33. 33. Hillmen P, Young NS, Schubert J, Brodsky RA, Socie G, et al. (2006) The complement inhibitor eculizumab in paroxysmal nocturnal hemoglobinuria. N Engl J Med 355: 1233–1243.P. HillmenNS YoungJ. SchubertRA BrodskyG. Socie2006The complement inhibitor eculizumab in paroxysmal nocturnal hemoglobinuria.N Engl J Med35512331243
  34. 34. Nunn MA, Sharma A, Paesen GC, Adamson S, Lissina O, et al. (2005) Complement inhibitor of C5 activation from the soft tick Ornithodoros moubata. J Immunol 174: 2084–2091.MA NunnA. SharmaGC PaesenS. AdamsonO. Lissina2005Complement inhibitor of C5 activation from the soft tick Ornithodoros moubata.J Immunol17420842091
  35. 35. Schroeder H, Daix V, Gillet L, Renauld JC, Vanderplasschen A (2007) The paralogous salivary anti-complement proteins IRAC I and IRAC II encoded by Ixodes ricinus ticks have broad and complementary inhibitory activities against the complement of different host species. Microbes Infect 9: 247–250.H. SchroederV. DaixL. GilletJC RenauldA. Vanderplasschen2007The paralogous salivary anti-complement proteins IRAC I and IRAC II encoded by Ixodes ricinus ticks have broad and complementary inhibitory activities against the complement of different host species.Microbes Infect9247250
  36. 36. Tyson K, Elkins C, Patterson H, Fikrig E, de Silva A (2007) Biochemical and functional characterization of Salp20, an Ixodes scapularis tick salivary protein that inhibits the complement pathway. Insect Mol Biol 16: 469–479.K. TysonC. ElkinsH. PattersonE. FikrigA. de Silva2007Biochemical and functional characterization of Salp20, an Ixodes scapularis tick salivary protein that inhibits the complement pathway.Insect Mol Biol16469479
  37. 37. Valenzuela JG, Charlab R, Mather TN, Ribeiro JM (2000) Purification, cloning, and expression of a novel salivary anticomplement protein from the tick, Ixodes scapularis. J Biol Chem 275: 18717–18723.JG ValenzuelaR. CharlabTN MatherJM Ribeiro2000Purification, cloning, and expression of a novel salivary anticomplement protein from the tick, Ixodes scapularis.J Biol Chem2751871718723
  38. 38. Ribeiro JM (1987) Ixodes dammini: salivary anti-complement activity. Exp Parasitol 64: 347–353.JM Ribeiro1987Ixodes dammini: salivary anti-complement activity.Exp Parasitol64347353
  39. 39. Roversi P, Lissina O, Johnson S, Ahmat N, Paesen GC, et al. (2007) The structure of OMCI, a novel lipocalin inhibitor of the complement system. J Mol Biol 369: 784–793.P. RoversiO. LissinaS. JohnsonN. AhmatGC Paesen2007The structure of OMCI, a novel lipocalin inhibitor of the complement system.J Mol Biol369784793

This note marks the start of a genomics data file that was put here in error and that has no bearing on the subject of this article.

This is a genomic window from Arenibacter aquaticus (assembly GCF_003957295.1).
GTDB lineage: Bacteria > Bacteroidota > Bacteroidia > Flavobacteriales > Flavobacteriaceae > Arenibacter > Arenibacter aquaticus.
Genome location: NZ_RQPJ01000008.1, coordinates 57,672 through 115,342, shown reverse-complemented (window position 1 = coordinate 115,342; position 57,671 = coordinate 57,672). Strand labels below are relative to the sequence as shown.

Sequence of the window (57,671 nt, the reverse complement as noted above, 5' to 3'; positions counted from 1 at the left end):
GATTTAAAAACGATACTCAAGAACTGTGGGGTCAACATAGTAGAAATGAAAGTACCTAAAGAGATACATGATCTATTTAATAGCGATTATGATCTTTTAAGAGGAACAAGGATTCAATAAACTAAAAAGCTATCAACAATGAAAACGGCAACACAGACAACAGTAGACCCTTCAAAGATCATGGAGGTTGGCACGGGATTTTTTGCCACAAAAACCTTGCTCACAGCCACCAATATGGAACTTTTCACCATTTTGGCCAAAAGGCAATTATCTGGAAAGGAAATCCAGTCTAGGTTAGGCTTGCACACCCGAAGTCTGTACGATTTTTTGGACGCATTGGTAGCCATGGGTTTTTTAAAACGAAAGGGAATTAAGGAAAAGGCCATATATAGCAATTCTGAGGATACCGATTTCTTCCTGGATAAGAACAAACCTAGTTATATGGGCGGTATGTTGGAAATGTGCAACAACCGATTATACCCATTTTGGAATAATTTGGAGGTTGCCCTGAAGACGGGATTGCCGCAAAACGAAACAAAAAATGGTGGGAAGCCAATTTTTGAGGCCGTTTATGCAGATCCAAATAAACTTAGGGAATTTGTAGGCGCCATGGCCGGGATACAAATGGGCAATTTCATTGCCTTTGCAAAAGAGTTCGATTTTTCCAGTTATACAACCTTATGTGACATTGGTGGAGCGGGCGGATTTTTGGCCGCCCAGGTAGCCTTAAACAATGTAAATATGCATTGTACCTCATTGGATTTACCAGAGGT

40. 40. Hepburn NJ, Williams AS, Nunn MA, Chamberlain-Banoub JC, Hamer J, et al. (2007) In vivo characterization and therapeutic efficacy of a C5-specific inhibitor from the soft tick Ornithodoros moubata. J Biol Chem 282: 8292–8299.NJ HepburnAS WilliamsMA NunnJC Chamberlain-BanoubJ. Hamer2007In vivo characterization and therapeutic efficacy of a C5-specific inhibitor from the soft tick Ornithodoros moubata.J Biol Chem28282928299
  41. 41. Hannier S, Liversidge J, Sternberg JM, Bowman AS (2004) Characterization of the B-cell inhibitory protein factor in Ixodes ricinus tick saliva: a potential role in enhanced Borrelia burgdoferi transmission. Immunology 113: 401–408.S. HannierJ. LiversidgeJM SternbergAS Bowman2004Characterization of the B-cell inhibitory protein factor in Ixodes ricinus tick saliva: a potential role in enhanced Borrelia burgdoferi transmission.Immunology113401408
  42. 42. Yu D, Liang J, Yu H, Wu H, Xu C, et al. (2006) A tick B-cell inhibitory protein from salivary glands of the hard tick, Hyalomma asiaticum asiaticum. Biochem Biophys Res Commun 343: 585–590.D. YuJ. LiangH. YuH. WuC. Xu2006A tick B-cell inhibitory protein from salivary glands of the hard tick, Hyalomma asiaticum asiaticum.Biochem Biophys Res Commun343585590
  43. 43. Bugatti S, Codullo V, Caporali R, Montecucco C (2007) B cells in rheumatoid arthritis. Autoimmun Rev 6: 482–487.S. BugattiV. CodulloR. CaporaliC. Montecucco2007B cells in rheumatoid arthritis.Autoimmun Rev6482487
  44. 44. Klawiter EC, Cross AH (2007) B cells: no longer the nondominant arm of multiple sclerosis. Curr Neurol Neurosci Rep 7: 231–238.EC KlawiterAH Cross2007B cells: no longer the nondominant arm of multiple sclerosis.Curr Neurol Neurosci Rep7231238
  45. 45. Anguita J, Ramamoorthi N, Hovius JW, Das S, Thomas V, et al. (2002) Salp15, an ixodes scapularis salivary protein, inhibits CD4(+) T cell activation. Immunity 16: 849–859.J. AnguitaN. RamamoorthiJW HoviusS. DasV. Thomas2002Salp15, an ixodes scapularis salivary protein, inhibits CD4(+) T cell activation.Immunity16849859
  46. 46. Garg R, Juncadella IJ, Ramamoorthi N, Ashish , Ananthanarayanan SK, et al. (2006) Cutting edge: CD4 is the receptor for the tick saliva immunosuppressor, Salp15. J Immunol 177: 6579–6583.R. GargIJ JuncadellaN. RamamoorthiAshishSK Ananthanarayanan2006Cutting edge: CD4 is the receptor for the tick saliva immunosuppressor, Salp15.J Immunol17765796583